President of USCCB Reiterates Bishops’ Resolve to Deal Firmly with Clerics Who Abuse Children
Clerics who sexually abuse minors are forbidden from ministry
Backs April Child Abuse Prevention Month for protection of children
Implementation of Charter to protect children must continue
WASHINGTON (March 24, 2011)—Archbishop Timothy Dolan of New York, president of the United States Conference of Catholic Bishops, reiterated the U.S. bishops’ resolve to deal firmly with clerics who abuse children in a March 22 statement.
He highlighted and endorsed efforts by bishops, clergy and laity to implement the Charter for the Protection of Children and Young People, which was drafted by the bishops in 2002 to deal with the crisis of sexual abuse of minors by clerics. Archbishop Dolan said child abusers will not be tolerated in ministry.
“We remain especially firm in our commitment to remove permanently from public ministry any priest who committed such an intolerable offense,” he said.
The statement was developed during the USCCB Administrative Committee meeting in Washington. The Administrative Committee is the highest ranking body of bishops when the full body is not in session. It meets every September, March and November.
The full statement follows.
In light of the recent disclosures about the Church’s response to the sexual abuse of minors by priests, I have been asked by my brother bishops, gathered for the recent meeting of the Administrative Committee of the United States Conference of Catholic Bishops, to offer reassurances that this painful issue continues to receive our careful attention, that the protection of our children and young people is of highest priority, and that the Charter for the Protection of Children and Young People that we adopted in 2002 remains strongly in place.
Over the past nine years, we have constantly reviewed the high promises and rigorous mandates of the Charter, as we continually try to make it even more effective. Thanks to the input of our National Review Board, Catholic parents, professionals, the victim-survivor community, law enforcement officials, and our diocesan victim-assistance coordinators, we keep refining the efficiency of the Charter. We want to learn from our mistakes and we welcome constructive criticism. In fact, the United States Conference of Catholic Bishops has a long-planned review of the Charter scheduled for our June meeting.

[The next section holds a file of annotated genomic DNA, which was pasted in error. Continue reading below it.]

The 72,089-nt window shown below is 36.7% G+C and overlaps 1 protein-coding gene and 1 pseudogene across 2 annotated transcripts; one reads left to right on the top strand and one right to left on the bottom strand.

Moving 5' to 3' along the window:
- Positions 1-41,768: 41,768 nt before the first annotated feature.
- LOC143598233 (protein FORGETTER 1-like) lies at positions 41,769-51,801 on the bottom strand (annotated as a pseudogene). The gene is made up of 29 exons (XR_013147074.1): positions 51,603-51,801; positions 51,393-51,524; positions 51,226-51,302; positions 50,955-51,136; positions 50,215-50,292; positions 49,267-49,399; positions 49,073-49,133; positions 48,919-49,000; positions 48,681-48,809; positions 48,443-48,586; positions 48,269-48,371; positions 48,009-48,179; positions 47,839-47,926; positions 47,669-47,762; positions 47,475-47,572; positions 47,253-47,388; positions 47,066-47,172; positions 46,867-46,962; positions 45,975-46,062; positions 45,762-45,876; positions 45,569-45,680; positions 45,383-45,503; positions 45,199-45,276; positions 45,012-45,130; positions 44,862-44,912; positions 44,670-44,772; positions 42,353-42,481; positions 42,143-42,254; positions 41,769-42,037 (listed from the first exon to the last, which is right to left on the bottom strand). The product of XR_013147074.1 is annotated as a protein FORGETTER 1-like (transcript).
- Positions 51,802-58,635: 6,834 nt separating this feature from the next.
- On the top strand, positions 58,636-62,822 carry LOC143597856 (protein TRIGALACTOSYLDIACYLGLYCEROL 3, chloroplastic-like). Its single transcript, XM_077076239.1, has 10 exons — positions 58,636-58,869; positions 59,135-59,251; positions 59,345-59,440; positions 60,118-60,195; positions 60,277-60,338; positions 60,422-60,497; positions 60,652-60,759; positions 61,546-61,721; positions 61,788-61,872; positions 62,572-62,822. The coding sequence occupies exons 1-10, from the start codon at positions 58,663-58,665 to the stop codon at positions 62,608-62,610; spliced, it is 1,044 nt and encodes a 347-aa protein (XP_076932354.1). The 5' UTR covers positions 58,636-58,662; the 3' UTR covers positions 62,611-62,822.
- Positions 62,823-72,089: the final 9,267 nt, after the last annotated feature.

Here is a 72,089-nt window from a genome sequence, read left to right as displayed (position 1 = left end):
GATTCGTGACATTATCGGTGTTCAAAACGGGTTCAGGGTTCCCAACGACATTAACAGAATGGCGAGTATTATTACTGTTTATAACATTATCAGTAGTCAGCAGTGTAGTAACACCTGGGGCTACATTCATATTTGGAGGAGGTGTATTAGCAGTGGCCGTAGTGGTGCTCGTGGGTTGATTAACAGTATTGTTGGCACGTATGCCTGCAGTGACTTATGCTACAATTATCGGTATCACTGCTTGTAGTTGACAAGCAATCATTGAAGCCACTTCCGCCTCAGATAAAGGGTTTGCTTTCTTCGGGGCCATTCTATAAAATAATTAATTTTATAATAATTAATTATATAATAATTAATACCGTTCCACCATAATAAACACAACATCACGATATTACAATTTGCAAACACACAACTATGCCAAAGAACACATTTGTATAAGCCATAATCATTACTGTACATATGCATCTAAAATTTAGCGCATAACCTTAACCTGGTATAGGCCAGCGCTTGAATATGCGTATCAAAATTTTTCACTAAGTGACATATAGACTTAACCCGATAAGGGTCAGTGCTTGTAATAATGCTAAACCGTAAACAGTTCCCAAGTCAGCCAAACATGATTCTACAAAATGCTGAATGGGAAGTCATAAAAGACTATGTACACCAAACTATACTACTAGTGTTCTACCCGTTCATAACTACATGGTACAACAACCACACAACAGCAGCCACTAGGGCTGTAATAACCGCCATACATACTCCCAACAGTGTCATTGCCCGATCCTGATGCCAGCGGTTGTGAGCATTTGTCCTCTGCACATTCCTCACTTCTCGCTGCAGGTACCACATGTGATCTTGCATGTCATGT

The arrival of April, National Child Abuse Prevention Month, provides us the providential opportunity to unite with all Americans in a renewed resolve to halt the scourge of sexual abuse of youth in our society.
We bishops recommit ourselves to the rigorous mandates of the Charter, and renew our confidence in its effectiveness. We repeat what we have said in the Charter: “We make our own the words of His Holiness, Pope John Paul II: that the sexual abuse of young people is by every standard wrong and rightly considered a crime by society; it is also an appalling sin in the eyes of God” (Address to the Cardinals of the United States and Conference Officers, April 23, 2002). We remain especially firm in our commitment to remove permanently from public ministry any priest who committed such an intolerable offense.
The annual outside audits by forensic experts will continue, checking that we remain faithful to the processes in place to protect our young people, promote healing of victims/survivors and restore trust. We also thank our diocesan review boards, and those who lead our extensive programs of child protection and background checks for all priests, deacons, teachers, youth workers and volunteers in our expansive apostolates to young people.
In short, the progress made must continue and cannot be derailed; we want to strengthen it even more; we can never stop working at it, because each child and young person must always be safe, loved and cherished in the Church. We are encouraged in this resolve by the words of Pope Benedict XVI to the bishops of the United States during his Apostolic Visit in 2008: “It is your God-given responsibility as pastors to bind up the wounds caused by every breach of trust, to foster healing, to promote reconciliation and to reach out with loving concern to those so seriously wronged. “
Most Reverend Timothy M. Dolan
Archbishop of New York
President, United States Conference of Catholic Bishops
March 22, 2011
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